It was supposed to be my rest day, so no hiking, except the 75 minutes to the bus stop in the morning. Here are some of the acts of kindness I experienced: got a ride from a local not just to the bus stop but to my destination to pick up my next resupply at the post office, a local got me a hotel room where he knows the owner with 8am check-in and a prompt free breakfast upon arrival, got a ride from the post office to the hotel which was in another town.

    I'm in Ardalstangen, at a small part of Sognefjord, with beautiful views and a supermarket that had fresh strawberries and vanilla ice cream waiting just for me ;-)

    In the afternoon, I took a beautiful 3 hour kayak tour with Torunn (picture 3). I know it's not exactly resting, but after all my legs needed the rest, not my arms, right!? It was an amazing time on the water, so good that even though the water is only 7°C, I swam the last 100 meters back (in a drysuit).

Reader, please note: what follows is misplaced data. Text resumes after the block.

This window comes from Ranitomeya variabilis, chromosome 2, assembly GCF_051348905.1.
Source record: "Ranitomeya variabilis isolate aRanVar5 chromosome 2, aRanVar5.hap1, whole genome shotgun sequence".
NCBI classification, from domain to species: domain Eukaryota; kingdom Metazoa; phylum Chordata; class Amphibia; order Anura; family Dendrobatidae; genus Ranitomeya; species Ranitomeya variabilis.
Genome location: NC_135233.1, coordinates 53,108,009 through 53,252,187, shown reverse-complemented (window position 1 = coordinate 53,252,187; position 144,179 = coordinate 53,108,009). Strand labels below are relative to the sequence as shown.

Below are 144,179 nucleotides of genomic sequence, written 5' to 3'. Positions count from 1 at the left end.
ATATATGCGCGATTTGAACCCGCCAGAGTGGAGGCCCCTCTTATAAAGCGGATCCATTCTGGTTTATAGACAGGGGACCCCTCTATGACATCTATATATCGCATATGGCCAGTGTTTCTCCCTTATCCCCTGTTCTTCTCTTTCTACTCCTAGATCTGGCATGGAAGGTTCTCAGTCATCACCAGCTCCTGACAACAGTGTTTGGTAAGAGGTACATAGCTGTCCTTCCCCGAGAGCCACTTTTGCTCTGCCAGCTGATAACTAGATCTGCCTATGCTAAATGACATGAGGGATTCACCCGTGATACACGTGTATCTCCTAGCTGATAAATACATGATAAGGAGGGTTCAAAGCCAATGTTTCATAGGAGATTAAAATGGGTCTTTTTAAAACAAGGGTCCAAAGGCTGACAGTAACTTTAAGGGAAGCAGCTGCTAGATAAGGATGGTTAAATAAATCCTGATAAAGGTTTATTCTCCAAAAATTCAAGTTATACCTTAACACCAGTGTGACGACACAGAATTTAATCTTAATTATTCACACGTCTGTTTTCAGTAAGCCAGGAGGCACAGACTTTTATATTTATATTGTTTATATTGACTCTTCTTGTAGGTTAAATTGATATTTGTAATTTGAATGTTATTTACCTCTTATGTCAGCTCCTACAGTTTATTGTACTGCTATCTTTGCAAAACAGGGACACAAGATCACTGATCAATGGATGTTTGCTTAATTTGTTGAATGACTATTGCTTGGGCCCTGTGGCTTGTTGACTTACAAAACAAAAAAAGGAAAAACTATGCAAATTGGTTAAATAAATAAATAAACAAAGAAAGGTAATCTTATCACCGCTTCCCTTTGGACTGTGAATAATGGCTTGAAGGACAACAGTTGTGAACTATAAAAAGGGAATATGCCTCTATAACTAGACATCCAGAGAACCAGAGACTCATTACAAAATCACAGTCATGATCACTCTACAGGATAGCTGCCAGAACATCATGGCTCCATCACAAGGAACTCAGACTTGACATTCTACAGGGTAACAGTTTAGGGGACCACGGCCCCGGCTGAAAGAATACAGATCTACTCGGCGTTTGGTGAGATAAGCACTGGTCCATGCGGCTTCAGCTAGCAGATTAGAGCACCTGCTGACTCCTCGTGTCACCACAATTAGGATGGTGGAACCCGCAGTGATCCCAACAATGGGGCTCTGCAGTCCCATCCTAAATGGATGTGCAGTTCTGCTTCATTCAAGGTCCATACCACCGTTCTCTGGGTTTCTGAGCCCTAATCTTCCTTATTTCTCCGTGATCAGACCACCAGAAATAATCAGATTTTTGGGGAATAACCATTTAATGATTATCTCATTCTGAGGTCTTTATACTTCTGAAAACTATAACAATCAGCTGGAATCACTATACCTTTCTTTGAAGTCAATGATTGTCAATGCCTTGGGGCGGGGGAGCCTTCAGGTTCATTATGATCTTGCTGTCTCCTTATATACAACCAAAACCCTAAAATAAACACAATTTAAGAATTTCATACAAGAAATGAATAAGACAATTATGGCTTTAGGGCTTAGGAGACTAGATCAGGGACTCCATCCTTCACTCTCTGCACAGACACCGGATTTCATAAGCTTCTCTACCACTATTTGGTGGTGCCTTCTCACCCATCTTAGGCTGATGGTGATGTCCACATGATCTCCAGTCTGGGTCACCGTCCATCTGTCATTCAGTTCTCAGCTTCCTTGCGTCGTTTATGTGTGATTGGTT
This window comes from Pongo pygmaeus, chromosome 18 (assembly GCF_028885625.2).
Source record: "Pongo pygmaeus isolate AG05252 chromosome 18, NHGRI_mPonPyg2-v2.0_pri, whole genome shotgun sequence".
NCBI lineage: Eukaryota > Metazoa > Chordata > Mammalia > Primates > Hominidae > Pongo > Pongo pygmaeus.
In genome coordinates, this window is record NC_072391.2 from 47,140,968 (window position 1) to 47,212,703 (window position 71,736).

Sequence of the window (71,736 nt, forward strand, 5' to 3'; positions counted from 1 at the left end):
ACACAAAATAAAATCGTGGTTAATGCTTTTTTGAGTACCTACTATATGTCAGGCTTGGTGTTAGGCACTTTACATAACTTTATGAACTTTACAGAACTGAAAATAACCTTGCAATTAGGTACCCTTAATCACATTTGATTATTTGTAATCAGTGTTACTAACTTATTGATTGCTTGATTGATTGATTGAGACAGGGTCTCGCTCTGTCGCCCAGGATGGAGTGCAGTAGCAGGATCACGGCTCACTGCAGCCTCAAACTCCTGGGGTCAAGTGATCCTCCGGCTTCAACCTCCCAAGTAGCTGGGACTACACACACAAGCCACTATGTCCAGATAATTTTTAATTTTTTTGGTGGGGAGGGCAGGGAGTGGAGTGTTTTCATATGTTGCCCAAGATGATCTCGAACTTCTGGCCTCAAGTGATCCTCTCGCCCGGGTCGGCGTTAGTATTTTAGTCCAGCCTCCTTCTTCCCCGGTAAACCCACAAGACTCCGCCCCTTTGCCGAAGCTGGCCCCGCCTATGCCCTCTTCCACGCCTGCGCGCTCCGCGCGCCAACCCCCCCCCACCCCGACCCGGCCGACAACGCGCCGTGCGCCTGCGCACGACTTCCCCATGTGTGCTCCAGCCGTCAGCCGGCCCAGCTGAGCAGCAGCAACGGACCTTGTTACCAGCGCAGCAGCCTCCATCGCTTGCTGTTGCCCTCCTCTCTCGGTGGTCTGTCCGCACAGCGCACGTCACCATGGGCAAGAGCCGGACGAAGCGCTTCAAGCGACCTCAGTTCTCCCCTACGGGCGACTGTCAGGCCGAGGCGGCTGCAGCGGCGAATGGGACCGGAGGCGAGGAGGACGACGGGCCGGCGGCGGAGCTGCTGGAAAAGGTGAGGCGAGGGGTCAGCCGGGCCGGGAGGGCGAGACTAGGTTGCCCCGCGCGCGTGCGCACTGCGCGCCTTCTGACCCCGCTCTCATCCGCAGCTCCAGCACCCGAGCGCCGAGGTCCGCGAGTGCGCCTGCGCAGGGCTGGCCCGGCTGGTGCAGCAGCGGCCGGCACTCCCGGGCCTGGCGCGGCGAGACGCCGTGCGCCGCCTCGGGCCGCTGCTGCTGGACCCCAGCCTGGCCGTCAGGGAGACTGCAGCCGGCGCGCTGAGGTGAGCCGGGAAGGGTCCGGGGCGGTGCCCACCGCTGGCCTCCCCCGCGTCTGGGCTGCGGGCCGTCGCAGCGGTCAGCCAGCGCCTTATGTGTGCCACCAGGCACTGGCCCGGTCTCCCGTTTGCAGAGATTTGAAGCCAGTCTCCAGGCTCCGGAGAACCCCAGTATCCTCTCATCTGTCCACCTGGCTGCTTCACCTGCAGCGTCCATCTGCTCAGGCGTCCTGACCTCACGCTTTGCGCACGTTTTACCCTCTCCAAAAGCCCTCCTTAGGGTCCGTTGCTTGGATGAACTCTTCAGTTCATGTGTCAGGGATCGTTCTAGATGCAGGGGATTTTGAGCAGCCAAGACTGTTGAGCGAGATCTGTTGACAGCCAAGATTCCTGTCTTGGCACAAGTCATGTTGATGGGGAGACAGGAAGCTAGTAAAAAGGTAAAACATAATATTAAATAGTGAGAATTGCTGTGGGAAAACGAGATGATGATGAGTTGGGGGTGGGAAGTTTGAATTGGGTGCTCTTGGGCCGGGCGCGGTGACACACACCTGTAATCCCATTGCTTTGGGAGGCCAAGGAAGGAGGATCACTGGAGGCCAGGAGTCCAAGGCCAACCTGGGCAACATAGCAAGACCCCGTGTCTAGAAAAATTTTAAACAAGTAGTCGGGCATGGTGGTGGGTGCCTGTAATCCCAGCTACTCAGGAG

Lesson of the day: life is beautiful.
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  • Since we last wrote, we traveled from Sweden to Norway by train and have since been taking trains, buses, and ferries throughout this amazing country. We are so lucky to be joined by Nick's mom Cindy and stepdad Scott for this portion of the trip; they have really set up a fantastic tour for us all. So far we have been to Oslo, Stavanger, Bergen, and now Balestrand. Today we leave for Flam where we will spend a day before heading back to Oslo and then Stockholm. It's been a whirlwind trip in southern Norway, and there have already been many highlights including a ferry tour out of Stavanger with the opportunity to hike up to Pulpit Rock and exploring the beautiful Sognefjord by ferry.